Sword of Air question (Wizard's Wall) and structural feedback

Does anyone have more information about the Wizard's Wall and its location, maybe from another LL book? It's mentioned three times in Sword of Air and played up for its importance, but it's not on any of the maps and despite all the background details there's absolutely no description of what it is (a magical barrier? a physical wall? a shimmering dimensional rift like the Veil out of the Wizard's First Rule?). 

As a suggestion for the Frogs, if this is intended to be another "blank slate" feature for the GM to place anywhere and write up a description, that's well and good, but it would be nice to have that noted in the book. I adore Sword of Air, but this seems to be a widespread problem with the text as a sandbox or campaign setting: there's rarely any clear indication whether a feature is actually described somewhere else in the book (or whether it's important to other story/character threads), and the indexing of the book is basically nonexistent, which means I constantly find myself having to pull up the massive PDF (which loads sluggishly in every PDF reader I've tried) and slowly search through the entire thing trying to cross-reference the text.

Other times the book is better about this. It's always a little annoying to see something like "this locale/person/dungeon doesn't exist yet and will be described in a future Lost Lands publication," but that's definitely preferable to wasting time paging through the thing over and over to figure out if I've missed a description somewhere. It's unclear why, for instance, Bard's Gate is given this markup, but Freegate (which is mentioned repeatedly and given prominence on the map, not to mention being a main campaign area adjacent to Sorten's Tower) is not, and is never described. A simple "Freegate is a placeholder city, please design it yourself" would've saved me about 10 minutes  of page-flipping at the time, and hours total with similar searches.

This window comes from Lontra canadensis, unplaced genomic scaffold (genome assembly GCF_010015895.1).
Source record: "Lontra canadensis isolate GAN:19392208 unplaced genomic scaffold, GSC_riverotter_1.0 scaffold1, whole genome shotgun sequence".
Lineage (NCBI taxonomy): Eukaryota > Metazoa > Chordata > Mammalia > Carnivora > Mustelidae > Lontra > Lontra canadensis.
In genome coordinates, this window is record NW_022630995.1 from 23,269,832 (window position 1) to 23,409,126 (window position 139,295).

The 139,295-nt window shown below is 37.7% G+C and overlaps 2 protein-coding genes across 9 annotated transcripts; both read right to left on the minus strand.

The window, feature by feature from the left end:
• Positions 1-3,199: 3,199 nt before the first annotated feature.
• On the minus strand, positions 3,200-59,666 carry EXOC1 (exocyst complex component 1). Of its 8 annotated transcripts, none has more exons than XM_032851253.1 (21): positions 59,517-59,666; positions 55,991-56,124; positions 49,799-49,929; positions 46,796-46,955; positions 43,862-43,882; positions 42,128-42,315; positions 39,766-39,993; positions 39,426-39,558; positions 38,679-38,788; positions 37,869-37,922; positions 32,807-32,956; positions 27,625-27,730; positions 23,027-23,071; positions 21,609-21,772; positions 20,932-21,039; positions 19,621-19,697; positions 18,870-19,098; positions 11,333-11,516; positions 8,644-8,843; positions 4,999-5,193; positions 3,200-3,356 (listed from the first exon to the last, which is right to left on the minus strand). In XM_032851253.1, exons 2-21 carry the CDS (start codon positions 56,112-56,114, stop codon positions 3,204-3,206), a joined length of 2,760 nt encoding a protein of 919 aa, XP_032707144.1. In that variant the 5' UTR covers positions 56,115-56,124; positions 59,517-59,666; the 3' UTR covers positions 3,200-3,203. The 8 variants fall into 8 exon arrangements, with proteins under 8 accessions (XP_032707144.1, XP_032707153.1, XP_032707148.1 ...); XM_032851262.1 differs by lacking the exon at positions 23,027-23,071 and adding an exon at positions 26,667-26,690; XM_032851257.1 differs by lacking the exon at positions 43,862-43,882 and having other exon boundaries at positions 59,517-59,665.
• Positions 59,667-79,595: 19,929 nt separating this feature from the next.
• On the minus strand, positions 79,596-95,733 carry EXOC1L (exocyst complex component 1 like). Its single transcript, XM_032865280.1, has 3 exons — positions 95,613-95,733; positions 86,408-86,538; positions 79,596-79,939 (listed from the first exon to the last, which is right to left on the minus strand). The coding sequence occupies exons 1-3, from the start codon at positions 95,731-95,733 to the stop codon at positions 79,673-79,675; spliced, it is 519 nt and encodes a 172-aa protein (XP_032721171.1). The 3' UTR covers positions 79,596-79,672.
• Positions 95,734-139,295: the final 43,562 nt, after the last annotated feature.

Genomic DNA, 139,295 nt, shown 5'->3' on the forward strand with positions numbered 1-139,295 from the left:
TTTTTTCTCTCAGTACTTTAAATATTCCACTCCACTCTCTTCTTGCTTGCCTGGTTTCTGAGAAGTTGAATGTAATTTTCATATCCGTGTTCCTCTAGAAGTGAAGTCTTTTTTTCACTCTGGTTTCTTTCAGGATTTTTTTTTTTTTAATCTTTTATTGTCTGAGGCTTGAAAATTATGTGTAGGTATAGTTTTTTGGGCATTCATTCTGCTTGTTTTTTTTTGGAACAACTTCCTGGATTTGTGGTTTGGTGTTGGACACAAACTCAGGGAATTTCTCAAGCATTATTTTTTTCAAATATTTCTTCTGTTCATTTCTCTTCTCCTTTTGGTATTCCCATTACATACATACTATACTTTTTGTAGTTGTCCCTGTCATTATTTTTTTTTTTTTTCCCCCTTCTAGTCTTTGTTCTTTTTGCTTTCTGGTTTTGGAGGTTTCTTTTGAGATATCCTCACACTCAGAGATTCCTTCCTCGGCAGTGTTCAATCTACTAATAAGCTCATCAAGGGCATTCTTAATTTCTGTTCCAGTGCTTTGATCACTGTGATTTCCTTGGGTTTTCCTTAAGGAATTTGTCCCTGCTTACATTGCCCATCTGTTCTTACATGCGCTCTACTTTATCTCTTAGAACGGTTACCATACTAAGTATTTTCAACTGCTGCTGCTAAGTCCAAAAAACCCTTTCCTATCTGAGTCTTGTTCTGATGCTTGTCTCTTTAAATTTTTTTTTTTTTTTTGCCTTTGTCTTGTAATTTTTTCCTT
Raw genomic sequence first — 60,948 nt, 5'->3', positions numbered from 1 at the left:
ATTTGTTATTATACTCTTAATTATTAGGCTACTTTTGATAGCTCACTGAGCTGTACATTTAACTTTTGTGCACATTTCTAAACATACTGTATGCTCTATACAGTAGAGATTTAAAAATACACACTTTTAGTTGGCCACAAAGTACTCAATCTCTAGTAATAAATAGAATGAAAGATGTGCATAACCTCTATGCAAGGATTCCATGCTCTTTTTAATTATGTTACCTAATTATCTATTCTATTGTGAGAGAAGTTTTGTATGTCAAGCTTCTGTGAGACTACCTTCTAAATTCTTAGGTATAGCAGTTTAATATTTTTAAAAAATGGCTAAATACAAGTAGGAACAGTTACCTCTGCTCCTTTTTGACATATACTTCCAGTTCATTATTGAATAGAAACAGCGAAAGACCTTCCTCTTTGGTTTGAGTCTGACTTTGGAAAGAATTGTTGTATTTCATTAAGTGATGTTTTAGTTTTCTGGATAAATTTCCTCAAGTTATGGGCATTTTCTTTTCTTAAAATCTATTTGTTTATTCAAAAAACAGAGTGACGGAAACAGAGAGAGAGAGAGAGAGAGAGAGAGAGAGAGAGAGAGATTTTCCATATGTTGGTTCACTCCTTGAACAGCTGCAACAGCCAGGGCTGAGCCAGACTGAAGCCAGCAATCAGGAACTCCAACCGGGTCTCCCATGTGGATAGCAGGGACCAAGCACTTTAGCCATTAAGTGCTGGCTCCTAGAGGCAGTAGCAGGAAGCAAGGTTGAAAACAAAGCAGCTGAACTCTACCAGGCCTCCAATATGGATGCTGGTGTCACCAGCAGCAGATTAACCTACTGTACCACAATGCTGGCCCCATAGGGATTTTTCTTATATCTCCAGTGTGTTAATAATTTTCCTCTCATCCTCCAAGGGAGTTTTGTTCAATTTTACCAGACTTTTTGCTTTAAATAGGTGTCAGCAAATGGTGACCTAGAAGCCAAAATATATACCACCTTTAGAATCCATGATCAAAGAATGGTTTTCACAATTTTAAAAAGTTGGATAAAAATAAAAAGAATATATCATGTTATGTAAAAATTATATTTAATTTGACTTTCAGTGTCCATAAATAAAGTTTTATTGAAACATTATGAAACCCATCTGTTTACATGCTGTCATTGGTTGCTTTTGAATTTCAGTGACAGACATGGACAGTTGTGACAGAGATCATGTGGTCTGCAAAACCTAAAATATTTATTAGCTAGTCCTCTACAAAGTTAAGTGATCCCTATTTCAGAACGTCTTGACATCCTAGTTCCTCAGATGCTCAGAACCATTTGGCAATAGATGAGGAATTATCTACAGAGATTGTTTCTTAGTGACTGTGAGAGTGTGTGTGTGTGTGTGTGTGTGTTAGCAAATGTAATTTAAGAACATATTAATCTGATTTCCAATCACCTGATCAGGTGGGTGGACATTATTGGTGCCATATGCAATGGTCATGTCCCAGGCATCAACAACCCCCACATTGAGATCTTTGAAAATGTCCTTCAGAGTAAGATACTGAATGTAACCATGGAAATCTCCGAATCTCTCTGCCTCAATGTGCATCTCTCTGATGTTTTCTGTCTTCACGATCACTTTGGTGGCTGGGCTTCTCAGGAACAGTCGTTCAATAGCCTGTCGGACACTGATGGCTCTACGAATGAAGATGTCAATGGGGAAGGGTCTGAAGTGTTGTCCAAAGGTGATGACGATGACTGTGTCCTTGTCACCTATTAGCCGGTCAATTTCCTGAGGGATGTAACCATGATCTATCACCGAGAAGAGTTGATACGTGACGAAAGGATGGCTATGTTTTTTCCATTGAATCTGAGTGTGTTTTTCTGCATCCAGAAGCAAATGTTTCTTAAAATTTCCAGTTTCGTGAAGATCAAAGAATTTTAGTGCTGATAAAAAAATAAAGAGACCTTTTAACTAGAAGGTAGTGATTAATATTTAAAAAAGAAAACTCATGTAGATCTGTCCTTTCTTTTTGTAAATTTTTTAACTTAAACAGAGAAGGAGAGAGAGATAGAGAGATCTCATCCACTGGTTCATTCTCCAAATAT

It's not the improv I have a problem with. In this example, I ultimately had a blast building out Freegate completely from scratch, and it's become such a favorite hub for my PCs that I'm likely to launch future campaigns out of there. But Sword of Air wastes a lot of GM time between its bizarre organization (maps scattered in pieces throughout chapters, character details/descriptions scattered in pieces and buried throughout the entire book, adjacent geographic locations described in wildly different parts of the book, total lack of page number cross-references or PDF hyperlinks) and lack of "upfrontness" about which details are provided by SoA and which should be provided by the GM. Dark Souls style ambiguity is a blast as a player, not so much as a referee.